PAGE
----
6 UiTM April 2, The Competitive University and the Prerequisites of Excellence  Outstanding quality of research and teaching  A clear and unmistakable institutional profile with priorities and posteriorities  Institutional autonomy and independence  (Funding: A relative prerequisite)

7 UiTM April 2, How Prerequisites of Excellence Hang Together  Quality requires a clear institutional profile: One cannot be excellent in everything  Autonomy requires quality: Societies cannot grant autonomy to mediocre institutions  A clear institutional profile requires autonomy: Identity can only flourish in independent institutions

8 UiTM April 2, Quality  Quality requires selectivity –Students –Staff –Leadership  The most critical dimension of university quality: Staff recruitment, retention, and promotion  Quality can be, and needs to be, managed: –Assessment, evaluation, incentives, penalties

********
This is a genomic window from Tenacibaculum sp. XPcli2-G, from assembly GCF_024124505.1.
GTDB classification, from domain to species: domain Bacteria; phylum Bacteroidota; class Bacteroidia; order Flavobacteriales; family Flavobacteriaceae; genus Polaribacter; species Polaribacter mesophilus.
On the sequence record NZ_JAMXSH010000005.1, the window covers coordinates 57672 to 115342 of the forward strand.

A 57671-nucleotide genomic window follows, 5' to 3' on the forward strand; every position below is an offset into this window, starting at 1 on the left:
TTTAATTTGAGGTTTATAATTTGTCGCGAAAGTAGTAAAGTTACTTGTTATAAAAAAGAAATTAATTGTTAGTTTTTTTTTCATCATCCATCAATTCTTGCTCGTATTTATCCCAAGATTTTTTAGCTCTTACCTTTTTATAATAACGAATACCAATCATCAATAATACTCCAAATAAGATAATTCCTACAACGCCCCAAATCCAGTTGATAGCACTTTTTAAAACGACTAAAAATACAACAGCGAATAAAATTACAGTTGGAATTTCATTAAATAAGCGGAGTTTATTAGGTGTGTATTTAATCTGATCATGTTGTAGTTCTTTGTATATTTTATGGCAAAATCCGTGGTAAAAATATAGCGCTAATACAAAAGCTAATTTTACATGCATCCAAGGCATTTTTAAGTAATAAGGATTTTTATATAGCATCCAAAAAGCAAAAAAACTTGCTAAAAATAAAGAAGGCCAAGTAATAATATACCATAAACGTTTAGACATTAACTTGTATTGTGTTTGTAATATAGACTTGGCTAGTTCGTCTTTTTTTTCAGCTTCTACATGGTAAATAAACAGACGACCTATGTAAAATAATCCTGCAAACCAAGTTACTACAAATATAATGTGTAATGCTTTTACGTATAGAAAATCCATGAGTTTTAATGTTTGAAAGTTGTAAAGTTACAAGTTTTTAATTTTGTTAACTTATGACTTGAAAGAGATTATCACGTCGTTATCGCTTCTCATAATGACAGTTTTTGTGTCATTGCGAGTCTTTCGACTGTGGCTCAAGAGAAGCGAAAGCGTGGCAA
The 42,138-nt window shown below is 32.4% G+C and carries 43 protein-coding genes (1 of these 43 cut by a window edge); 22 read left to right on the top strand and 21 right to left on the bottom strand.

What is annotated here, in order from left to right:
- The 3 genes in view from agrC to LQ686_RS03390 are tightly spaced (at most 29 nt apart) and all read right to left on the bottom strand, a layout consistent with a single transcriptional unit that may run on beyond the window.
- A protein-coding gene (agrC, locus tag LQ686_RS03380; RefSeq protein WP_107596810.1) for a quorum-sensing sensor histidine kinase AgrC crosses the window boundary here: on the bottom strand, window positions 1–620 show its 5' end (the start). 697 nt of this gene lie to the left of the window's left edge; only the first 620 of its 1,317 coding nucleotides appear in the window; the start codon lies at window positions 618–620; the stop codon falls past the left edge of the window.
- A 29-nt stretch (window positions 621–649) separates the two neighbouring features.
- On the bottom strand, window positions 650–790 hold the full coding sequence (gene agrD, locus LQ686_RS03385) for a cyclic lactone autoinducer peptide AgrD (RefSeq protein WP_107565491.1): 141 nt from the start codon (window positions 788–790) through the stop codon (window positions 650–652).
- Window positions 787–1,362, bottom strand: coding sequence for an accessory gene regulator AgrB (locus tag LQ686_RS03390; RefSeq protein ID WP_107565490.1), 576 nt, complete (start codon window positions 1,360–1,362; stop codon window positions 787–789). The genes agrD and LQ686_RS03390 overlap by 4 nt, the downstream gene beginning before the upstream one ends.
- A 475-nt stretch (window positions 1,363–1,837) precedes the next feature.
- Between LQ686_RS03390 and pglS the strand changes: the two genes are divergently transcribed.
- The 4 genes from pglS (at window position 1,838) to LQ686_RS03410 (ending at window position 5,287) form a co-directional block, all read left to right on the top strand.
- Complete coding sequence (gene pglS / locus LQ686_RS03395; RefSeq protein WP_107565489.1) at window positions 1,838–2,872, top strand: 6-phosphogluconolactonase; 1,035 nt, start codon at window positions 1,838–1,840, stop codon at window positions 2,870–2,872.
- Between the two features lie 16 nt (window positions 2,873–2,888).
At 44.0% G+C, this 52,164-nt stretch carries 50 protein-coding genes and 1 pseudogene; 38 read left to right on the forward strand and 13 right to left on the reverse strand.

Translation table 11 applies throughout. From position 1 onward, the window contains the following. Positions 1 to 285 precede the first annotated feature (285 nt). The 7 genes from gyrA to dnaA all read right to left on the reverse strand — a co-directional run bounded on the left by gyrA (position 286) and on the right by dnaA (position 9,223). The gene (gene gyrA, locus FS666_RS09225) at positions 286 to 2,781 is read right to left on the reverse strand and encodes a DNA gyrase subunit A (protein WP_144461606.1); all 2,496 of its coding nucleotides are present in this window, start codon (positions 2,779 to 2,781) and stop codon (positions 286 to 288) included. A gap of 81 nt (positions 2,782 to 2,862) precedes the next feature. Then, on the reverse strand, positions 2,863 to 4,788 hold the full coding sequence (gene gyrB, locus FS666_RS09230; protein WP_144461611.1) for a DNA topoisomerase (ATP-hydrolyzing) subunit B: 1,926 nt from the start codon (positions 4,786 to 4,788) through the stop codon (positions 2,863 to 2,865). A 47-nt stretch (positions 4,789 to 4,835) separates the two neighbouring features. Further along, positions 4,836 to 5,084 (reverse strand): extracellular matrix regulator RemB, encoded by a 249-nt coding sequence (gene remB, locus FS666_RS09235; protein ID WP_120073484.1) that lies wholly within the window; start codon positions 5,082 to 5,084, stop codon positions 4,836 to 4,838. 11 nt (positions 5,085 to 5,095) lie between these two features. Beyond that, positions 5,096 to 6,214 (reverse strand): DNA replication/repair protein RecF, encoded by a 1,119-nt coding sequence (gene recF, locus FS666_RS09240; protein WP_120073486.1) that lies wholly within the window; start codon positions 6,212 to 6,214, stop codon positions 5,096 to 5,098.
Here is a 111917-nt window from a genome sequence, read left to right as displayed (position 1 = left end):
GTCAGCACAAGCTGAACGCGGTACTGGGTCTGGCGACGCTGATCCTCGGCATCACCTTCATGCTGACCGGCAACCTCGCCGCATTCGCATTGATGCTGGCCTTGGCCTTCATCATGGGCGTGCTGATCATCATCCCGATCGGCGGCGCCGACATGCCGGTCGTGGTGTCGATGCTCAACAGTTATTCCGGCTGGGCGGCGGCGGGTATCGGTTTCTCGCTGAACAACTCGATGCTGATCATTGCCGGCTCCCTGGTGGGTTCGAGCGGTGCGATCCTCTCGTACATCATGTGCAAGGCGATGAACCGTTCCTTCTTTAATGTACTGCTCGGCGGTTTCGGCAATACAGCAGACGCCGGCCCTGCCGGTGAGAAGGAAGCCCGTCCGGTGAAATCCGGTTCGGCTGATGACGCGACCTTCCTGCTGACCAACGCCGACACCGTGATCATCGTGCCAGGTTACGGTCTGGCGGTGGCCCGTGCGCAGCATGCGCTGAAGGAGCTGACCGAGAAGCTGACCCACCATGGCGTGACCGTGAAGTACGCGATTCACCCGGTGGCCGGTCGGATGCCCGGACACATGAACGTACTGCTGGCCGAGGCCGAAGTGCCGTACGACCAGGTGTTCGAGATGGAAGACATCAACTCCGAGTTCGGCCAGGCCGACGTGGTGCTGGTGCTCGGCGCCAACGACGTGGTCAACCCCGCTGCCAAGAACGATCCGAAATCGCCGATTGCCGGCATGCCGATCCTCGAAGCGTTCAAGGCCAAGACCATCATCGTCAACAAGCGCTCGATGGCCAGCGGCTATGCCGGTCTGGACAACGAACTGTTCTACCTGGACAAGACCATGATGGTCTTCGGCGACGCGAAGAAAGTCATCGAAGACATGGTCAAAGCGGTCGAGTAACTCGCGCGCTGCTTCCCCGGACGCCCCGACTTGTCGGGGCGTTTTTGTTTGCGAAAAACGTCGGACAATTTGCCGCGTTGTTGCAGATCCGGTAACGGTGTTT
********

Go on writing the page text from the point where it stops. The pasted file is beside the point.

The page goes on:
9 UiTM April 2, Indicators of Selectivity (Stanford)  Undergraduate Admissions (2004): –Applicants: –Admitted: ( = 13%) –Enrolled: (52% male, 48% female) –Graduated after 5 years: 90.1% (1999)  Graduate Admissions (PhD): 5 – 15% of applicants  Assistant Professors receiving tenure: < 50%  Number of external comparative assessments for professorial recruitment and promotion: 10 to 12

10 UiTM April 2, Levels of Selectivity for US Colleges (Barron) Selectivity Tier SAT (Test) GPA (Grade) % accepted Fresh- men (N) I (n = 146) >1240>B< II (253) >1146>B III (588) >1000>C IV (429) <1000

11 UiTM April 2, Profile  No university can be good at everything  Profile means priorities AND posteriorities: Strengthen strengths and eliminate weaknesses  Too much breadth begets mediocrity  The sharpening of an institutional profile can go too far: The need for lateral connections

12 UiTM April 2, Autonomy  Universities need and deserve autonomy  Threats to autonomy from without and from within –From without: Bureaucratic intervention by the state and agenda-setting intervention by sponsors –From within: The tension between individual autonomy and institutional autonomy  Autonomy and accountability: Two sides of the same coin